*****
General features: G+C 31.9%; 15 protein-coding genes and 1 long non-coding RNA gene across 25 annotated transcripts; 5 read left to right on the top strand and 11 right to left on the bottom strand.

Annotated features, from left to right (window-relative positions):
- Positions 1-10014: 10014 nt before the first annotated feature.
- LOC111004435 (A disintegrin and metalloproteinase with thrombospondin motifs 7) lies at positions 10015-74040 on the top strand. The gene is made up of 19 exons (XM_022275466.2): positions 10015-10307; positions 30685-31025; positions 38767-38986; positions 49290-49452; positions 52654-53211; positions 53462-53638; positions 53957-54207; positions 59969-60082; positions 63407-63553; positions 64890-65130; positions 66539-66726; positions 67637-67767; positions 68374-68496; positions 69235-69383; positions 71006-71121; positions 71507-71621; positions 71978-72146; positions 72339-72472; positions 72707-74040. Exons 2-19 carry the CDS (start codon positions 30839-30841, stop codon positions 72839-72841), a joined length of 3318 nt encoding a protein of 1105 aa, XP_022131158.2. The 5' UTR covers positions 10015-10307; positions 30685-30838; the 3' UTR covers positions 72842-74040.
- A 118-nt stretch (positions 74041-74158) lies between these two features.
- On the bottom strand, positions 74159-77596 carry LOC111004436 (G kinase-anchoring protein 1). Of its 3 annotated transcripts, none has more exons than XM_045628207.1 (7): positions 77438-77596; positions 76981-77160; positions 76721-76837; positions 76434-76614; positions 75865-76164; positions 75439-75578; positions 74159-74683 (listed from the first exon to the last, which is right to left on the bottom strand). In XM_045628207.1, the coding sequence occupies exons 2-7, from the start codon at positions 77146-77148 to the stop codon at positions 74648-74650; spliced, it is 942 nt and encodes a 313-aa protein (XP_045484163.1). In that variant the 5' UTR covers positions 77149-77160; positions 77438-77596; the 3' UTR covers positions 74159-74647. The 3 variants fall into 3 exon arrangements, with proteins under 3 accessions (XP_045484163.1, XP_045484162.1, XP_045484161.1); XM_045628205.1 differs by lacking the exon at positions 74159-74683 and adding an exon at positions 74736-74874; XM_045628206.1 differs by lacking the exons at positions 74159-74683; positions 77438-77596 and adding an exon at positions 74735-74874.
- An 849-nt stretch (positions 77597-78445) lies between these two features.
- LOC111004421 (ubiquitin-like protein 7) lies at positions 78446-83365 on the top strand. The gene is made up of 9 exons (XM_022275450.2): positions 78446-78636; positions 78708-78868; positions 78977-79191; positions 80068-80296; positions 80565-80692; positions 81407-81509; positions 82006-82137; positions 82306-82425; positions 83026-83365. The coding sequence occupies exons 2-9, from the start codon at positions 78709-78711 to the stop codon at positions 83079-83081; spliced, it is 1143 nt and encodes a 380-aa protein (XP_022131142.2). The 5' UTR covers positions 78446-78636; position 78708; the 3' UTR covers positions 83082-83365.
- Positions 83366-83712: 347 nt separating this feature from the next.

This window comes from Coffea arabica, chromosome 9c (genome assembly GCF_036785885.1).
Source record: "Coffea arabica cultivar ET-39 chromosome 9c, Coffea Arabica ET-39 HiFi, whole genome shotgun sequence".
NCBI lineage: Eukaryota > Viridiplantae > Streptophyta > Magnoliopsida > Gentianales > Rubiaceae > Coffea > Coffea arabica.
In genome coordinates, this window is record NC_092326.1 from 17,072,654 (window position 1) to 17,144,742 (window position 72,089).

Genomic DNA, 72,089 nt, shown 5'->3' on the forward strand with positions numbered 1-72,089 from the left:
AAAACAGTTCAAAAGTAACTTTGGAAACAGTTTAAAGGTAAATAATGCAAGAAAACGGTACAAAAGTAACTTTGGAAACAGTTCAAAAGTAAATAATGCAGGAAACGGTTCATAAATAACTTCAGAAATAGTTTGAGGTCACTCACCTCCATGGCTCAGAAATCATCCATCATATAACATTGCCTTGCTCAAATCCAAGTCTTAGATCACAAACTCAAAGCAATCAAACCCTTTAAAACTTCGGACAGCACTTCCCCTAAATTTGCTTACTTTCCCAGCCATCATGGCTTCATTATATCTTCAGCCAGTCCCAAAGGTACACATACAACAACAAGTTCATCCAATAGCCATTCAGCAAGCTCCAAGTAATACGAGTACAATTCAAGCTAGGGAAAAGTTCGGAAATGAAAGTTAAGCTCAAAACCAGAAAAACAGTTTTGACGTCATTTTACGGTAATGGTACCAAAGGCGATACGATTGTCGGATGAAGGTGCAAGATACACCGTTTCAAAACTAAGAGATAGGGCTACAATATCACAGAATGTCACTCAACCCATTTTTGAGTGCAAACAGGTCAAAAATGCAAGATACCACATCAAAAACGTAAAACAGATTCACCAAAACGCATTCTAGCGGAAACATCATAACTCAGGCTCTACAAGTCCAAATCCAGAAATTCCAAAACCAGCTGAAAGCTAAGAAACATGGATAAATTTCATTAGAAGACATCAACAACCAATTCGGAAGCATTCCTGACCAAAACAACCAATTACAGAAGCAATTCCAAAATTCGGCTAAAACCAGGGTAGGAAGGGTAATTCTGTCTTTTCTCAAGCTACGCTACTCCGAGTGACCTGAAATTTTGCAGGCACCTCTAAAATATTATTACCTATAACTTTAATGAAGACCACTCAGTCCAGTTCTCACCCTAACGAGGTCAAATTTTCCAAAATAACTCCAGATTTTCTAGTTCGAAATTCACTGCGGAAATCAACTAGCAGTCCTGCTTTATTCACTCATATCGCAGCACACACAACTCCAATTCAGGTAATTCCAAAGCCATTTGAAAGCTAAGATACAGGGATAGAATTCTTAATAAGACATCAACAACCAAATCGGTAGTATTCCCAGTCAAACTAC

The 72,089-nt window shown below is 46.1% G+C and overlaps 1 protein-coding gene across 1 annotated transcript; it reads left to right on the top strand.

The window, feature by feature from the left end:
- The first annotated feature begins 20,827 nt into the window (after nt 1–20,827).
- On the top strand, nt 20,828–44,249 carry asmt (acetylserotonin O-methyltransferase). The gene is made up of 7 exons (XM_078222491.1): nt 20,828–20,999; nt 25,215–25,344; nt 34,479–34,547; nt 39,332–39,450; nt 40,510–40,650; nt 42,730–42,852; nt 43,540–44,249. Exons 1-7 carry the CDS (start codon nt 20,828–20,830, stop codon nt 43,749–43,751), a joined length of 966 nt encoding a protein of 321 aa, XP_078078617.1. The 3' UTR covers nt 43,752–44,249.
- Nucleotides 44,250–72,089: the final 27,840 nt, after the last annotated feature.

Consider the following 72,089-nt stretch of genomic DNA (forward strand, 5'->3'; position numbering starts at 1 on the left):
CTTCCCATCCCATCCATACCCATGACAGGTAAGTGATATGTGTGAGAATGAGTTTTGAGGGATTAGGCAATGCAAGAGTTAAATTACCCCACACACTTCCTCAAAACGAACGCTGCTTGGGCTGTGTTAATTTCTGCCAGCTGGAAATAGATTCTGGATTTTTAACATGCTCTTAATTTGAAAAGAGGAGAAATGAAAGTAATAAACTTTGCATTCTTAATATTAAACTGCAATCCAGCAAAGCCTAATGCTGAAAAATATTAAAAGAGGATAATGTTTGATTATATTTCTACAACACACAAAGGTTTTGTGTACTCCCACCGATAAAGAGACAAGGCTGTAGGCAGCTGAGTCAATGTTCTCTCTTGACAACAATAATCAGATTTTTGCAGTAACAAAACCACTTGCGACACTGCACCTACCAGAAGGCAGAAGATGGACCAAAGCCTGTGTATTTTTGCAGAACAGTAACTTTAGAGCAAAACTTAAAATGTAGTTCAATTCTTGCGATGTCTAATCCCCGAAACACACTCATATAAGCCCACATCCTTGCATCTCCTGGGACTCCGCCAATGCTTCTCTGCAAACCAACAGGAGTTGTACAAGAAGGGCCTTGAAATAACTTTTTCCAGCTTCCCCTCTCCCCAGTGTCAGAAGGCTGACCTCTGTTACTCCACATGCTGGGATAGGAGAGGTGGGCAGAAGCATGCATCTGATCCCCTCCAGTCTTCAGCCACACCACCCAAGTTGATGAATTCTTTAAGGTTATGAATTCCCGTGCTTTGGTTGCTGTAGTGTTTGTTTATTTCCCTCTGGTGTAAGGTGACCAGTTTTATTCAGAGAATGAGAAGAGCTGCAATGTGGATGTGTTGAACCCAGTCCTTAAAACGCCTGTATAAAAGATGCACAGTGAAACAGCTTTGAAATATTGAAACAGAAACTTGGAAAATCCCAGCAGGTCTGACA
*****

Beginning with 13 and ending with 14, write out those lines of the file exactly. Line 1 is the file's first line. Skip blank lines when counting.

In genome coordinates, this window is record NC_092326.1 from 17,072,654 (window position 1) to 17,144,742 (window position 72,089).

Genomic DNA, 72,089 nt, shown 5'->3' on the forward strand with positions numbered 1-72,089 from the left: